With the crane refitted with new slew seals and oil it was back to working as it had before with a new confidence that it should last as long as I keep the machine. I did have the engineering company crack test the gear before they started work on the major refurbishment, so all that was required now was the Logmax head hanging on and a few minor jobs and we should have been good to go. Unfortunately, one of those jobs was resealing the windscreen. The old 1270A Timberjack harvester has a flat windscreen, but from the 1270B onwards they have a curved screen which doesn’t seem particularly significant until you discover that £1,500 for a new one buys you something that looks remarkably like a flat screen for a 1270A. In order to fit it you have to bend it and glue it in.

Unfortunately, from the second you remove the clamps that have to be used to hold it in place until the glue dries, it’s trying to return to its flat shape. It’s a common fault for these screens to leak and the only permanent solution is to remove them and reseal them. Unfortunately, once you allow them to go back flat and then try to re-bend them, they will develop millions of tiny cracks and become opaque or at least impossible to see through in strong sunlight. Don’t ask me how I know this – I just do.

Forestry Journal:  The HarveMeter 2000 computer. The HarveMeter 2000 computer. (Image: FJ)

So with the original windscreen removed and replaced and one replacement removed and discarded, it was time to have a professional cab glazing company have a go. The new screen they fitted went in without fuss. They guaranteed the screen wouldn’t leak, the glue they used was impossible to dislodge once it was allowed to cure. And so, after 24 hours, all the protective coloured film fitted to protect the screen’s hard coating was removed and I experienced one of those WTF moments we are all too familiar with. One half of the screen was perfect, the other half looked as if it was smoked. The armoured polycarbonate sheet had a manufacturing fault and, given it had taken several weeks to get it, I was now looking at another long delay.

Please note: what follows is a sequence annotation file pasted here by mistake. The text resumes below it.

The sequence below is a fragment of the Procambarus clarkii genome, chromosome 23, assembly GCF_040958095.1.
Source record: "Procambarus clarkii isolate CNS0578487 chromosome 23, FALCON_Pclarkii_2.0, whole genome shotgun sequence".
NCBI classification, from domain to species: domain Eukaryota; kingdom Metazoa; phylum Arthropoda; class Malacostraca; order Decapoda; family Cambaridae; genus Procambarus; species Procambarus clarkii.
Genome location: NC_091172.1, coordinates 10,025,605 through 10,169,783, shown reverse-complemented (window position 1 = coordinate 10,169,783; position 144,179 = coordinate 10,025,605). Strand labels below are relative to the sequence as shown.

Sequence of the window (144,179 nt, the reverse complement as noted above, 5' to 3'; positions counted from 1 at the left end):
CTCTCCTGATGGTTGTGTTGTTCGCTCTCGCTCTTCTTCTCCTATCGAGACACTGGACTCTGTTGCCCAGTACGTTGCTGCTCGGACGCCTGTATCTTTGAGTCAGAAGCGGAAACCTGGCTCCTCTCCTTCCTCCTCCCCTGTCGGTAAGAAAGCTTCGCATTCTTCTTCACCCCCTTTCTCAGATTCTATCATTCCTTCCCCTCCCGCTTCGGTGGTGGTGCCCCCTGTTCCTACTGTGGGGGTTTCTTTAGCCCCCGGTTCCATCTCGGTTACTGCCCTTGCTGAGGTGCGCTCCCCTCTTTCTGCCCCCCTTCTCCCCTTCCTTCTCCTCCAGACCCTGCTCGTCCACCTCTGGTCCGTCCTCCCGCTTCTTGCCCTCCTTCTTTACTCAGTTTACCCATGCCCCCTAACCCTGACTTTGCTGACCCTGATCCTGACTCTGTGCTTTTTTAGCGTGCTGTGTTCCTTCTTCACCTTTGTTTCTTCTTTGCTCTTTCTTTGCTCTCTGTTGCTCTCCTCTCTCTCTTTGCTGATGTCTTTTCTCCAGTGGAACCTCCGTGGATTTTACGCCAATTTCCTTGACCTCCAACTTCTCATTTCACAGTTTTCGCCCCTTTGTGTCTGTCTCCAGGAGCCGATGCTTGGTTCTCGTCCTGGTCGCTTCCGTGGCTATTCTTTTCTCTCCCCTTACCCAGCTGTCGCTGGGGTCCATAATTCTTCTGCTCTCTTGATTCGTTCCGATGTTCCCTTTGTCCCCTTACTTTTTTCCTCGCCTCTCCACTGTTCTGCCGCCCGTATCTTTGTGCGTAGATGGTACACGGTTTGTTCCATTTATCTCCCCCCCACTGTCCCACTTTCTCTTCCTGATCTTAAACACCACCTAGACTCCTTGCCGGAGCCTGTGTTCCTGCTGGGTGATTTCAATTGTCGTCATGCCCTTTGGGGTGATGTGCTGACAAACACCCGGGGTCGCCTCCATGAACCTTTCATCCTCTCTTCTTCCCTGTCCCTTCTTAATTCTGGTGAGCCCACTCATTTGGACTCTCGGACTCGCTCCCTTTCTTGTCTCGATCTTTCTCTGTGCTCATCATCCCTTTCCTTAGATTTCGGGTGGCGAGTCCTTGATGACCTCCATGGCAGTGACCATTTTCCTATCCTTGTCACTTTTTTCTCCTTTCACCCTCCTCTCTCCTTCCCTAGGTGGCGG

In the meantime, the head had been totally refurbished with all-new seals, new pins, new bushes, a full electrical service and new paint. I had considered changing the feed wheels for Moipu ones, but they were in such good condition it seemed an unnecessary expense to add to an ever-increasing bill.

The day finally came when the old 1270 was sent off on the wagon that would return with its replacement, complete with new windscreen, uprated crane and newly refreshed head and the idea that maybe I should turn my attention back to the Tapio resurfaced, but time soon moved on and it was May 2022 before it finally saw a spanner again.

So here are we now, at the back of summer, and the Tapio is all put back together. It’s been quite refreshing to work on something relatively comprehensible, although piping the knives up was a challenge as the hoses, which were all marked with coloured cable ties, were replaced with new ones at some time in the intervening months, but the cable ties were not.

It’s been something of a challenge which has nagged away at me for many years. I had a really good 600 Tapio sold to me by Tim Cronin more than 20 years ago. I never appreciated how good that head was until I bought a 400 which was perhaps more typical of an old piece of kit which had been worked hard and maintained lightly. I never really got that head to work properly and I always wanted to have another crack at running a Tapio head which was in good condition, so I’ve spent a lot of time but not really that much money on bringing the 600 Tapio out in my yard up to decent standard.

I certainly know much more about how to maintain and operate harvesting heads than I did back around the turn of the century so, as of today (although that might change) I’m on course to fit that head onto a base and put it back to work.